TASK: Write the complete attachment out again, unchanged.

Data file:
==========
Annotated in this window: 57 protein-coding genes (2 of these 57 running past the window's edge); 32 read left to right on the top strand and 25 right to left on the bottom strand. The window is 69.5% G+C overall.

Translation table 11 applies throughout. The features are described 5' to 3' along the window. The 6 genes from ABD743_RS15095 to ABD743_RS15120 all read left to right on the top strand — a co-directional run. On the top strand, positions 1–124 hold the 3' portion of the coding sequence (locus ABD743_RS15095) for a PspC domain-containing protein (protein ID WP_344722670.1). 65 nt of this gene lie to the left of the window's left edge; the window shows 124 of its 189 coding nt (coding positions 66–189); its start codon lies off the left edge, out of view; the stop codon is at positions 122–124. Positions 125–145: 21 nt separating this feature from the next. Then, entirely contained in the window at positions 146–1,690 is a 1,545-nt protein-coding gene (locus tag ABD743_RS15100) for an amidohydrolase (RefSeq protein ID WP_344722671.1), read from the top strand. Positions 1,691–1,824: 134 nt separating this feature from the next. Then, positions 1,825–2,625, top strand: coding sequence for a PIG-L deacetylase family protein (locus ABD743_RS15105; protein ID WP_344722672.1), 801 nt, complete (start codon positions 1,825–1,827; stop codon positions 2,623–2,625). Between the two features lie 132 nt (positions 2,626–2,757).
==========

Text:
Annotated in this window: 57 protein-coding genes (2 of these 57 running past the window's edge); 32 read left to right on the top strand and 25 right to left on the bottom strand. The window is 69.5% G+C overall.

Translation table 11 applies throughout. The features are described 5' to 3' along the window. The 6 genes from ABD743_RS15095 to ABD743_RS15120 all read left to right on the top strand — a co-directional run. On the top strand, positions 1–124 hold the 3' portion of the coding sequence (locus ABD743_RS15095) for a PspC domain-containing protein (protein ID WP_344722670.1). 65 nt of this gene lie to the left of the window's left edge; the window shows 124 of its 189 coding nt (coding positions 66–189); its start codon lies off the left edge, out of view; the stop codon is at positions 122–124. Positions 125–145: 21 nt separating this feature from the next. Then, entirely contained in the window at positions 146–1,690 is a 1,545-nt protein-coding gene (locus tag ABD743_RS15100) for an amidohydrolase (RefSeq protein ID WP_344722671.1), read from the top strand. Positions 1,691–1,824: 134 nt separating this feature from the next. Then, positions 1,825–2,625, top strand: coding sequence for a PIG-L deacetylase family protein (locus ABD743_RS15105; protein ID WP_344722672.1), 801 nt, complete (start codon positions 1,825–1,827; stop codon positions 2,623–2,625). Between the two features lie 132 nt (positions 2,626–2,757).